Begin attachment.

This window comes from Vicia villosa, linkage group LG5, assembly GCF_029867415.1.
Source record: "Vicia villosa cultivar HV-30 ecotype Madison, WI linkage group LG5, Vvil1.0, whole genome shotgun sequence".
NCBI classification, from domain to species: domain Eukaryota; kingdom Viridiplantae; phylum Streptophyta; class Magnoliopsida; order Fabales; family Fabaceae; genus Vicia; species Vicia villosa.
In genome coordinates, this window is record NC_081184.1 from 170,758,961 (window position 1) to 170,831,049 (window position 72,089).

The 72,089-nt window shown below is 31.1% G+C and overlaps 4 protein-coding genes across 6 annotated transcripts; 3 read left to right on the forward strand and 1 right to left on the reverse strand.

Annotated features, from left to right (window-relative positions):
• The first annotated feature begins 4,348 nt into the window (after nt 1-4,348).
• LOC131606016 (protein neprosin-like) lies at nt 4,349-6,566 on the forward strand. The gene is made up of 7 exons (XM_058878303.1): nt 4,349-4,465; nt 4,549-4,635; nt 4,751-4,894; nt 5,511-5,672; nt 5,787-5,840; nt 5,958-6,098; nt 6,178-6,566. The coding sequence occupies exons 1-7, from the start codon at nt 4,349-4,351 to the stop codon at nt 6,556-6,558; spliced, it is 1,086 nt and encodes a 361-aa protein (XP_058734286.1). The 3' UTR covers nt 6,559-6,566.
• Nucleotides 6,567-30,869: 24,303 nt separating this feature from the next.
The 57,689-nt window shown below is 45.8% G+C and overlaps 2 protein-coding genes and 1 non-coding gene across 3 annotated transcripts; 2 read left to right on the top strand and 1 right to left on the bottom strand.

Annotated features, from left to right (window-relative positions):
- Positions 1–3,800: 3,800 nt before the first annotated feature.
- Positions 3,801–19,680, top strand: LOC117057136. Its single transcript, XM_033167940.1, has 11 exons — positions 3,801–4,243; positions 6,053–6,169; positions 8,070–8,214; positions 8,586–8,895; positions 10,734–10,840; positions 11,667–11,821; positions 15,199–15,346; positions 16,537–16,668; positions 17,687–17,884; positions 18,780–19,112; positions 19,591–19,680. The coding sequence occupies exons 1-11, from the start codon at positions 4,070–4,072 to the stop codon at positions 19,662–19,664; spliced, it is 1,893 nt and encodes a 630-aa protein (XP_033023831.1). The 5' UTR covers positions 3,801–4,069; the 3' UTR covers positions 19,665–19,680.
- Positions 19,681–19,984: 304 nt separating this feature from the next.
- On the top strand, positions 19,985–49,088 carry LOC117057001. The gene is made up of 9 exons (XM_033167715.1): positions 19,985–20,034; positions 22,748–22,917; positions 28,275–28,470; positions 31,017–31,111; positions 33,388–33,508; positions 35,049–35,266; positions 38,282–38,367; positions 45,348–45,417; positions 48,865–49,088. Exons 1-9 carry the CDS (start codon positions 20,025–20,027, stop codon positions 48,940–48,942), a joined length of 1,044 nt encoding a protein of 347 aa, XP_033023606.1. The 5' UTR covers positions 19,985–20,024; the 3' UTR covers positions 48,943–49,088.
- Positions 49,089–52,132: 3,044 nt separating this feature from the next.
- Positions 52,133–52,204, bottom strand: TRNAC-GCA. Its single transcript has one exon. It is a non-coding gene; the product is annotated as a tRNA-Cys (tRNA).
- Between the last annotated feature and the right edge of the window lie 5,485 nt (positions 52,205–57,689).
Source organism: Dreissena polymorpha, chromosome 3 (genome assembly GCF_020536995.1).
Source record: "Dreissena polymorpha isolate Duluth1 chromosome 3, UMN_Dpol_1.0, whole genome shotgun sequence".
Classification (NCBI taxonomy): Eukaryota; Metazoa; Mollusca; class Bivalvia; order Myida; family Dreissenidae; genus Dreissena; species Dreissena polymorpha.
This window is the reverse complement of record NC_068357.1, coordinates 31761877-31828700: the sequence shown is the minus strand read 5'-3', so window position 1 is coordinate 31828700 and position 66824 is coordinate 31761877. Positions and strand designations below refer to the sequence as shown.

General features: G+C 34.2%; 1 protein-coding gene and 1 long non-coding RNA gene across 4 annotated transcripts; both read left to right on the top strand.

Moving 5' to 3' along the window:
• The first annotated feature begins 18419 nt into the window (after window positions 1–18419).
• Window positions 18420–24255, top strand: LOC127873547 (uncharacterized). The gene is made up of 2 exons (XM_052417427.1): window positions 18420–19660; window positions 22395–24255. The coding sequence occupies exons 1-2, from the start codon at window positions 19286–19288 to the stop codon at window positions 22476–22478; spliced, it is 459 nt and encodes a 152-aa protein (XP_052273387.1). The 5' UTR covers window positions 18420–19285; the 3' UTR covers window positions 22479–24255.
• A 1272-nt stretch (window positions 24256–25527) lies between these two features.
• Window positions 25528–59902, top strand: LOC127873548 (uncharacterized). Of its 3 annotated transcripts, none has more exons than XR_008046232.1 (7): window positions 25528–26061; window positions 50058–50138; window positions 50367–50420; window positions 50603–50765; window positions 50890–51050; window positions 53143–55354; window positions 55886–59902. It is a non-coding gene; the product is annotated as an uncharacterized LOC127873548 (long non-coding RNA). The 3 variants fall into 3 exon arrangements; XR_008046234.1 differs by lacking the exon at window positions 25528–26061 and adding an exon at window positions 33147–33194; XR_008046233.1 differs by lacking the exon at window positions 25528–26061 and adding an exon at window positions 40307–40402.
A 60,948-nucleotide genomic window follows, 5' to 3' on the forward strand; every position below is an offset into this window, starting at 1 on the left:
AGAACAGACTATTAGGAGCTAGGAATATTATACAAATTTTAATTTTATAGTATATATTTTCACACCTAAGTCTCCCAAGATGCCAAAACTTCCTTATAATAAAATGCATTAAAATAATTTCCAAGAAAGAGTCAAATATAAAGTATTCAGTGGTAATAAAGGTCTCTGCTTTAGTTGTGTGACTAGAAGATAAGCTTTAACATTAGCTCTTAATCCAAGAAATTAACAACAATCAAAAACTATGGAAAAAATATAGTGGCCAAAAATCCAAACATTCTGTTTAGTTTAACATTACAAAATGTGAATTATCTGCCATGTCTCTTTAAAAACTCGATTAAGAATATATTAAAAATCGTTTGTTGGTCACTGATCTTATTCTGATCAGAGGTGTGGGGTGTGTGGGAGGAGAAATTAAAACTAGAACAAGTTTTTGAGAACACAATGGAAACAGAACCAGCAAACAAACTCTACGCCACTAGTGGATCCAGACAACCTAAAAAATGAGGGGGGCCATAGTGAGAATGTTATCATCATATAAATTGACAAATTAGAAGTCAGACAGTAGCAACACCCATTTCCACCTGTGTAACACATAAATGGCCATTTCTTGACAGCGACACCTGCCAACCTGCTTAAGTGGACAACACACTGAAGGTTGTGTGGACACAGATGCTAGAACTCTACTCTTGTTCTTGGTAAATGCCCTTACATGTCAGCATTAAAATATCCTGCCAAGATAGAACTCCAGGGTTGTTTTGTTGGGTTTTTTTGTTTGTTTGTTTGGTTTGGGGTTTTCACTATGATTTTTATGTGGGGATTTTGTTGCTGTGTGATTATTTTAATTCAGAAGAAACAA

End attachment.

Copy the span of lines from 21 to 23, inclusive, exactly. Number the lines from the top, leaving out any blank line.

Classification (NCBI taxonomy): Eukaryota; Metazoa; Mollusca; class Bivalvia; order Myida; family Dreissenidae; genus Dreissena; species Dreissena polymorpha.
This window is the reverse complement of record NC_068357.1, coordinates 31761877-31828700: the sequence shown is the minus strand read 5'-3', so window position 1 is coordinate 31828700 and position 66824 is coordinate 31761877. Positions and strand designations below refer to the sequence as shown.

General features: G+C 34.2%; 1 protein-coding gene and 1 long non-coding RNA gene across 4 annotated transcripts; both read left to right on the top strand.